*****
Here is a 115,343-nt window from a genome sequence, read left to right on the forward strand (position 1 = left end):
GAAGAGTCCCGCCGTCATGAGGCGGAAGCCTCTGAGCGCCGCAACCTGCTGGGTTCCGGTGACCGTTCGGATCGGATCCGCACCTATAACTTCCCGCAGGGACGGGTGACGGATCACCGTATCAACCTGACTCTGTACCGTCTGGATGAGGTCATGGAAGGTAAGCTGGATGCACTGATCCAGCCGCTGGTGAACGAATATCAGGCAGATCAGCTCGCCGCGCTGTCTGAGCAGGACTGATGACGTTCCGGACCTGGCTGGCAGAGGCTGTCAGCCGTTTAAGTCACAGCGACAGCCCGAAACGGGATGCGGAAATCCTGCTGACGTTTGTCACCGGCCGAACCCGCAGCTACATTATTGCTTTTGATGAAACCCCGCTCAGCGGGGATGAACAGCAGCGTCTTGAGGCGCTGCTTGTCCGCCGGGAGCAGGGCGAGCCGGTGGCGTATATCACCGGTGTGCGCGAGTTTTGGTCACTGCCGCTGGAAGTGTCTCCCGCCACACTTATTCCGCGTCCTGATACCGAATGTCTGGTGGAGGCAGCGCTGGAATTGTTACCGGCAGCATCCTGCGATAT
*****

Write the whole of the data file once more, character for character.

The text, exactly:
Here is a 115,343-nt window from a genome sequence, read left to right on the forward strand (position 1 = left end):
GAAGAGTCCCGCCGTCATGAGGCGGAAGCCTCTGAGCGCCGCAACCTGCTGGGTTCCGGTGACCGTTCGGATCGGATCCGCACCTATAACTTCCCGCAGGGACGGGTGACGGATCACCGTATCAACCTGACTCTGTACCGTCTGGATGAGGTCATGGAAGGTAAGCTGGATGCACTGATCCAGCCGCTGGTGAACGAATATCAGGCAGATCAGCTCGCCGCGCTGTCTGAGCAGGACTGATGACGTTCCGGACCTGGCTGGCAGAGGCTGTCAGCCGTTTAAGTCACAGCGACAGCCCGAAACGGGATGCGGAAATCCTGCTGACGTTTGTCACCGGCCGAACCCGCAGCTACATTATTGCTTTTGATGAAACCCCGCTCAGCGGGGATGAACAGCAGCGTCTTGAGGCGCTGCTTGTCCGCCGGGAGCAGGGCGAGCCGGTGGCGTATATCACCGGTGTGCGCGAGTTTTGGTCACTGCCGCTGGAAGTGTCTCCCGCCACACTTATTCCGCGTCCTGATACCGAATGTCTGGTGGAGGCAGCGCTGGAATTGTTACCGGCAGCATCCTGCGATAT